Pension warning – one SIMPLE mistake could wreck your retirement. ‘Lifelong regrets’ – Express

Pension: Expert gives advice on preparing for retirement

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Whether you are coming up to retirement or have already stopped working, you need to get every decision right or you could regret it for life, said Jonathan Watts-Lay, director at retirement advisers WEALTH at work. “It is heart-breaking when people make mistakes with their hard-earned savings which could have been so easily avoided.” The following tips will help.

Work out how much income you need. You will want money to meet your everyday living expenses and household bills, plus some left over for holidays and hobbies.

The cost of living crisis will make this harder, but retired people have several advantages, Watts-Lay said. “Typically, you will pay less income tax, no National Insurance and your mortgages and loans should be paid off. You will stop making pension contributions, and your children should be financially independent. You could get by on half your working salary.”

Check you can afford to retire. A single person needs retirement income of £10,900 to fund a basic standard of living, £20,800 for a moderate standard and £33,600 to be comfortable, according to The Pensions and Lifetime Savings Association.

Watts-Lay said: “Will your savings deliver that much income or do you need to work longer or part-time?” Remember, your pension needs to last at least 20 years.

Shock

Small errors could cost you dear over a 20-year retirement (Image: Getty)

Track down all your wealth. As well as pensions, you may have money in Isas or savings account. Add it up and track down any lost accounts, to make sure nothing has gone astray.

Manage your tax bills. Typically, you can take 25 percent of a defined contribution pension free of tax, but the remainder is added to your earnings for that year and may be subject to income tax. “If you take the money as a simple lump sum, you could get pushed from paying 20 percent tax to 40 percent tax,” Watts-Lay said.

It is often better small amount each year, to stay within a lower tax bracket. “Top it up with withdrawals from your Isa, as this is paid tax free.”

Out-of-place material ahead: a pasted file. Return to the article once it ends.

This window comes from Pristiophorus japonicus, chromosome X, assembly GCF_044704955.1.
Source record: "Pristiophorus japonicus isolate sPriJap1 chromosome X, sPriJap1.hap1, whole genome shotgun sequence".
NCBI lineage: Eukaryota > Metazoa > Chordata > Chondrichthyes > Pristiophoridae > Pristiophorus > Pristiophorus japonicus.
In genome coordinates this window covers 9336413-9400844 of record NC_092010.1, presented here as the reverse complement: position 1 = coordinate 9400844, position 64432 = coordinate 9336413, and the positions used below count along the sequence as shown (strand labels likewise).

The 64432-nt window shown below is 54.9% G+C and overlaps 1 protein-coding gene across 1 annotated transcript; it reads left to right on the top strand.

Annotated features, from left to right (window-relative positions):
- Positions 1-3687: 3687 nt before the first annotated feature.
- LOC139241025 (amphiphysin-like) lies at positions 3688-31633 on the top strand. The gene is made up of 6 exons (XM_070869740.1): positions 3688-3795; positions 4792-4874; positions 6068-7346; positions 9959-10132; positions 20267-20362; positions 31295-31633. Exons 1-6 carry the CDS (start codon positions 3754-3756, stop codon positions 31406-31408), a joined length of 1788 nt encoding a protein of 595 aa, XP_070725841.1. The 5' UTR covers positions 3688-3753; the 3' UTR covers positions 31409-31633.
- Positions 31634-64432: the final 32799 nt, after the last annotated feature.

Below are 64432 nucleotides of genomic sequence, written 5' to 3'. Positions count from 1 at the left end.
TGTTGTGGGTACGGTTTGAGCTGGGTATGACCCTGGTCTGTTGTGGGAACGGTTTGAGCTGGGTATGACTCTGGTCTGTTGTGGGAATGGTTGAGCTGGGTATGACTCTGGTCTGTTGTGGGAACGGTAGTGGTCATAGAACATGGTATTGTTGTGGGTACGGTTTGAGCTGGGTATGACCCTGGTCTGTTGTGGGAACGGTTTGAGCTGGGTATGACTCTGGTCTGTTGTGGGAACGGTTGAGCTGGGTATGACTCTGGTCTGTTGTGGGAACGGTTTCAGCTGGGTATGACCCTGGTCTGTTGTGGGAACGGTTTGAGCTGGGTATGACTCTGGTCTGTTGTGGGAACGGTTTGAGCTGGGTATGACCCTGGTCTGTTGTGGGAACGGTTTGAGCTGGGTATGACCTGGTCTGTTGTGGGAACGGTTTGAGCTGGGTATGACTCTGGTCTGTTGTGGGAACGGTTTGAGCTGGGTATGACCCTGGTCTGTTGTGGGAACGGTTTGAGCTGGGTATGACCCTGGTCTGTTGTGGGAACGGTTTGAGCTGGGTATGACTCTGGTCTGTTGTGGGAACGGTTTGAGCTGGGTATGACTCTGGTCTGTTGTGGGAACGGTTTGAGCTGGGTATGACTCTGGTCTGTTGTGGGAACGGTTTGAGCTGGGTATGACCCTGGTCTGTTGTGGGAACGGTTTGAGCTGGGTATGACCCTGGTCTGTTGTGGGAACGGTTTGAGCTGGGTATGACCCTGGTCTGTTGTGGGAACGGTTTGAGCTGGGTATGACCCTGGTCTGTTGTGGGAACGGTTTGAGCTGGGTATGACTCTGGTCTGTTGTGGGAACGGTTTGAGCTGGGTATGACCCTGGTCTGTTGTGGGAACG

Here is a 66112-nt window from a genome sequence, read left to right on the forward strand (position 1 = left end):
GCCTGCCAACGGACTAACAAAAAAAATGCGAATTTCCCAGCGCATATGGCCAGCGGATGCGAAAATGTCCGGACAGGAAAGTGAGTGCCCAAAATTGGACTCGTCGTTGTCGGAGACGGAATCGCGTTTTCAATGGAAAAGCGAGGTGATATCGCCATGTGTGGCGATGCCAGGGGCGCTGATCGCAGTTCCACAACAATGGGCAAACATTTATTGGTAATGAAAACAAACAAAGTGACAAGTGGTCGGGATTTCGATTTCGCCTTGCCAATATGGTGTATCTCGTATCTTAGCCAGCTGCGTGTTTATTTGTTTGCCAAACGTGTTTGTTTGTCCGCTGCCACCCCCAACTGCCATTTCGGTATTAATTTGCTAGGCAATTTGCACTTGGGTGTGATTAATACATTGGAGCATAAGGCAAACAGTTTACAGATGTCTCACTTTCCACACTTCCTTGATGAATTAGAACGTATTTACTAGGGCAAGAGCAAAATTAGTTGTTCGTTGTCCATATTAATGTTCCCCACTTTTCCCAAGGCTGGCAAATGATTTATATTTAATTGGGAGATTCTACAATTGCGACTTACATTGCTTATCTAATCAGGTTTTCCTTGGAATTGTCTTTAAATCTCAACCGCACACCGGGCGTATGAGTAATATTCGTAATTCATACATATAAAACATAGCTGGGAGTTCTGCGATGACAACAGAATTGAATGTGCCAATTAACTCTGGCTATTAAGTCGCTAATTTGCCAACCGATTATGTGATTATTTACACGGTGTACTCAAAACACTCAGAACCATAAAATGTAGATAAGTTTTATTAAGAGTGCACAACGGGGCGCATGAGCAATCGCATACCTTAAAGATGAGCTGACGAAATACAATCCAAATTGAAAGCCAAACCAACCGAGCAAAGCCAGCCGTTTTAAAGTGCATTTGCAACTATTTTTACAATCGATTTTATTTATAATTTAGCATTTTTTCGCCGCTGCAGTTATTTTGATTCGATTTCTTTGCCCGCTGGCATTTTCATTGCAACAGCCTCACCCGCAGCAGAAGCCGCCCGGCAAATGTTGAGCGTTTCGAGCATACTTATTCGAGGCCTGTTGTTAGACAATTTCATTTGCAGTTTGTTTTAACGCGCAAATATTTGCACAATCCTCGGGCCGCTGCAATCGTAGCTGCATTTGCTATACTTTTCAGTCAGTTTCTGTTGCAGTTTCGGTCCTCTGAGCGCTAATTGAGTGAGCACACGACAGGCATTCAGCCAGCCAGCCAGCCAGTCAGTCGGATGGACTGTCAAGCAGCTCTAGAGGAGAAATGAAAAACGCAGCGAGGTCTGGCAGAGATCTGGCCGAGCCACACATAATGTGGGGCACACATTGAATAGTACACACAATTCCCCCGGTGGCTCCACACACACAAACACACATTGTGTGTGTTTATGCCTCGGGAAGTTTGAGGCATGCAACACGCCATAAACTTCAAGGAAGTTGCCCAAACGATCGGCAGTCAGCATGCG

Decide when to access your pension. You can now access your pension from age 55 but don’t raid it too soon, as you may quickly deplete it. You also have to choose between income drawdown, an annuity or a single cash lump sum. Seek independent financial advice or get free Pension Wise guidance from government-funded MoneyHelper.org.uk.

READ MORE: Pension warning – mistake could cost 40% of your retirement savings

Beware pension transfer promises. Members of defined benefit final salary schemes can transfer out and get a chunk of cash in return, but it can be risky, Watts-Lay said. “Dangers include falling for a scam, buying inappropriate retirement products, paying too much tax and running out of money.”

Always shop around. Whether you are looking for income drawdown or annuity, shop around for the best deal. Buying an over-priced income drawdown plan with a £250,000 pension could cost you £12,300 in charges over a 20-year period, Which? found. Annuity rates also vary greatly so do not just buy from your current pension supplier, compare the market.

Don’t rule out annuities. The majority of new pensioners now opt for income drawdown instead of annuities, but annuities still have advantages. They give you a guaranteed income for life, whereas with income drawdown your money could run out, Watts-Lay adds: “Managing your money through drawdown becomes harder as you get older and your cognitive abilities decline.”

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Plan

Careful planning at retirement can make all the difference (Image: Getty)

Update pension beneficiary details. Pensions can be a tax-efficient way to pass on your wealth when you die as they are not usually subject to inheritance tax, but make sure the money goes to the right people. Inform pension providers of your wishes by nominating beneficiaries, and keep them up to date.

Consider regulated financial advice. More of us like to buy products such as annuities online but it can be just as affordable to buy them through an adviser as an online broker. “Plus you will get support throughout retirement, and redress if something goes wrong,” Watts-Lay said.

Protect yourself from scams. Scammers often use professional looking websites and marketing literature to lure you in, and tend to sound completely legitimate when they contact you. It’s easy to be fooled and losses can run into tens of thousands of pounds, ruining retirements.

Understand what you are doing. Pension freedoms give people a lot more choice over how and when to take their retirement income, but some will find the options overwhelming. “Make sure you understand the choices you are making, and seek advice if you don’t,” Watts-Lay said.